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Verify private/protected property was set from constructor

+3 votes

How can I test the protected property was correctly initialized in constructor?

Code looks as follows:

public class ClassUnderTest
{
    protected List<Update> Updates { get; }

	public ClassUnderTest(string email)
	{
	    Updates = StaticDatabaseContext.Updates.Where(update => update.email.Equals(email)).ToList();
	}
}

Then the test code looks as follows:

[Test]
public void UpdatesAreInitializedCorrectlyInConstructor()
{
    var updatesTable = Isolate.Fake.Instance<Table<Updates>>();
    Isolate.WhenCalled(() => StaticDatabaseContext.Updates).WillReturn(updatesTable);

    var updates = new List<Updates> { update1, update2 };
    Isolate.WhenCalled(() => updatesTable).WillReturnCollectionValuesOf(updates.AsQueryable());

    var target = new ClassUnderTest("user@email.com");

    // throws an error
    Isolate.Verify.NonPublic.Property.WasCalledSet(target, "Updates").WithArgument(new List<Updates> { update1 });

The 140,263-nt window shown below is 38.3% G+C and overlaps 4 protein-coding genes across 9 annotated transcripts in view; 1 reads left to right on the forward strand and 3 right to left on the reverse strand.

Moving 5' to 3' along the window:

}

My Isolate.Verify throws an error:

TypeMock.TypeMockException : 
*** Cannot verify methods that were not faked. Either fake the method's class, or use WhenCalled

 

Problem here is, that Isolate.Verify.NonPublic can work only with fakes 

  1. so either target have to be faked
  2. or Updates set property have to be faked (via Isolate.NonPublic.Property.WhenSetCalled)

 

Regarding 1.

While I am creating new instance of ClassUnderTest in test code, Isolate.Fake.NextInstance does not work.

 

Regarding 2.

While the Updates property is not static Isolate.NonPublic.Property.WhenSetCalled(typeof(ClassUnderTest), "Updates").IgnoreCall() cannot be used.

Also Isolate.NonPublic.Property.WhenSetCalled(target, "Updates").IgnoreCall() cannot be used, becase target has already been created and Updates has already been set in constructor.

 

Is there a way how can I verify my property has been initialized correctly in the constructor? 

asked Dec 21, 2017 by Ctvt (2,780 points)
edited Dec 21, 2017 by Ctvt

1 Answer

0 votes
 
Best answer

Hi Milan,

you can extract the property if it has a getter (which in this case it does):

var updates = Isolate.Invoke.Method(target, "get_Updates");

and assert against it, for example:

Assert.AreEqual(updates[0],update1);

Is this what you had in mind?

answered Dec 21, 2017 by Raphy (3,840 points)
selected Jan 3 by Ctvt
This is what I was looking for. Thanks!
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